DI-WHY? Halloween

DI-WHY? Halloween

Every builder will have their own tale to tell of being asked to rectify a job rather less than well done, and Professional Builder’s DI-WHY? is dedicated to exposing some of the worst examples.

Halloween is a time for things to go bump in the night, but with some of the terrifying attempts at DIY undertaken during lockdown it could just as easily be the sound of shoddy workmanship coming apart. Of course, the hapless homeowner is not always the culprit but the victim, and one tradesman was so disappointed with what he encountered on a job that he was compelled to share it with Professional Builder on Instagram.

“We were asked to complete some work for a client, The Chocolatier Ltd, that produces confectionery gifts in a small commercial unit,” explains Liam McGinley, of McGinley’s Carpentry and Construction Ltd, “but we ended up ripping out what had been done by the firm before us. Doors had been hinged in the wrong location multiple times, and not repaired. Rather than being set back, the architrave was protruding over the door frame, and was 35mm short of the floor, and the frame itself wasn’t screwed together. The standard of workmanship was very poor and the removal of this work meant that additional repair work had to be done as well.”

For the owner of the business, that meant delays to their re-opening after moving premises and, given the difficult trading conditions of 2020, the disruption has proved particularly costly.

“Our approach has always been to communicate with the property owner and find out exactly what they need or are aspiring to. We do a lot of work in schools, for instance, and were able to advise the client on this job on fire regulations that they may need to comply to and put them in touch with a fire risk assessor to make sure they had all the correct advise and could put the right things in place. We carried out various works, and they were extremely happy with the advice and work we completed for them.

“Unfortunately, due to other scheduled work, we could only give Aneesh and his wife Nina so much time and, whilst we offered to return to complete other works in a few weeks, they couldn’t wait as they were already behind schedule for the opening. I was disgusted to hear yet again that they fell victim to another rouge trader. They were given a referral of another tradesman and we received a call from Nina to explain that this other tradesman had since come to the business hung doors upside down and damaged doors by drilling out handles and locks incorrectly. It’s always disappointing to see people with so little pride in their work, or loyalty to their customer, so it was a very satisfying hear a customer tells us that we’ve been so helpful, and they couldn’t thank us enough for the advice.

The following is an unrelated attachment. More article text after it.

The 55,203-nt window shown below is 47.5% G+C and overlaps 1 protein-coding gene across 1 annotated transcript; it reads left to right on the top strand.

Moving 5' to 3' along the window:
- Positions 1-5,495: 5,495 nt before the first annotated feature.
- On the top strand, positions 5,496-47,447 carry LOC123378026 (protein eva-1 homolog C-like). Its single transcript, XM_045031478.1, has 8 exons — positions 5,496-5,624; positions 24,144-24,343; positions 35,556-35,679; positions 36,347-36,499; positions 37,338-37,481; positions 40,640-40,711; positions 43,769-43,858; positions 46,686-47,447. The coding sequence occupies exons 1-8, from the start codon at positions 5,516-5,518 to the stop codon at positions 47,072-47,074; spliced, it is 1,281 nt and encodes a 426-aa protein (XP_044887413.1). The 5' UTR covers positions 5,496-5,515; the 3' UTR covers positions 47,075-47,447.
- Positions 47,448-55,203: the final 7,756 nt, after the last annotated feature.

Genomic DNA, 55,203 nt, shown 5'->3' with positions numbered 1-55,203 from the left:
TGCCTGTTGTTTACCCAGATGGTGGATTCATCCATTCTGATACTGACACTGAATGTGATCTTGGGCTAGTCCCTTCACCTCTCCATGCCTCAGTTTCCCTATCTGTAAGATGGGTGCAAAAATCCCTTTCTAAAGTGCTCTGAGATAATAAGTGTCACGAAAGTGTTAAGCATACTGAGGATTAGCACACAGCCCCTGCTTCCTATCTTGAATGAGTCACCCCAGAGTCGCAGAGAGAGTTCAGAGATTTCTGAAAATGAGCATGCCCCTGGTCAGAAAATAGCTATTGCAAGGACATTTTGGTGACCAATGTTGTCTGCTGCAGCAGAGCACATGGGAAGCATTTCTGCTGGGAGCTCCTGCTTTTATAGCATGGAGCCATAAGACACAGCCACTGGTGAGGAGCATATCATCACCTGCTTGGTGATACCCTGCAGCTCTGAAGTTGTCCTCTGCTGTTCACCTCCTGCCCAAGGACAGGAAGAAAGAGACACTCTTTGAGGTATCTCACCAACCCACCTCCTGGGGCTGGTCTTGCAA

“I would rather wait for you to be able to do the work than get someone else and have this happen again,” was what Aneesh told us. We have now made plans to work over out of our normal operating hours to carry out further work for them.

A carpenter by trade Liam’s firm, McGinley’s Carpentry and Construction undertakes a whole range of bespoke joinery and building work in the Herts, Beds and Bucks region, including extensions and complete home renovations. As a testament to the value they place on customer care – and their work ethic – Liam has compiled a construction guide which he issues to clients. “It’s a document that is designed to help people plan the work they’re having on their house, and what they can expect,” he explains. “We understand that any repairs or improvements on a home or business can be an emotive experience, so we want to reassure them with as much information as we can provide.”

For further information on McGinley’s Carpentry and Construction visit mcginleyscc.co.uk, Instagram, Twitter or Facebook.

For further information on the Chocolatier visit the-chocolatier.co.uk/

Have you been called in to fix any DIY disasters lately? Send your pictures to probuildonline@gmail.com for the chance to be featured on our website or in our magazine.

To see our past ‘DI-WHY?’ articles, click here.

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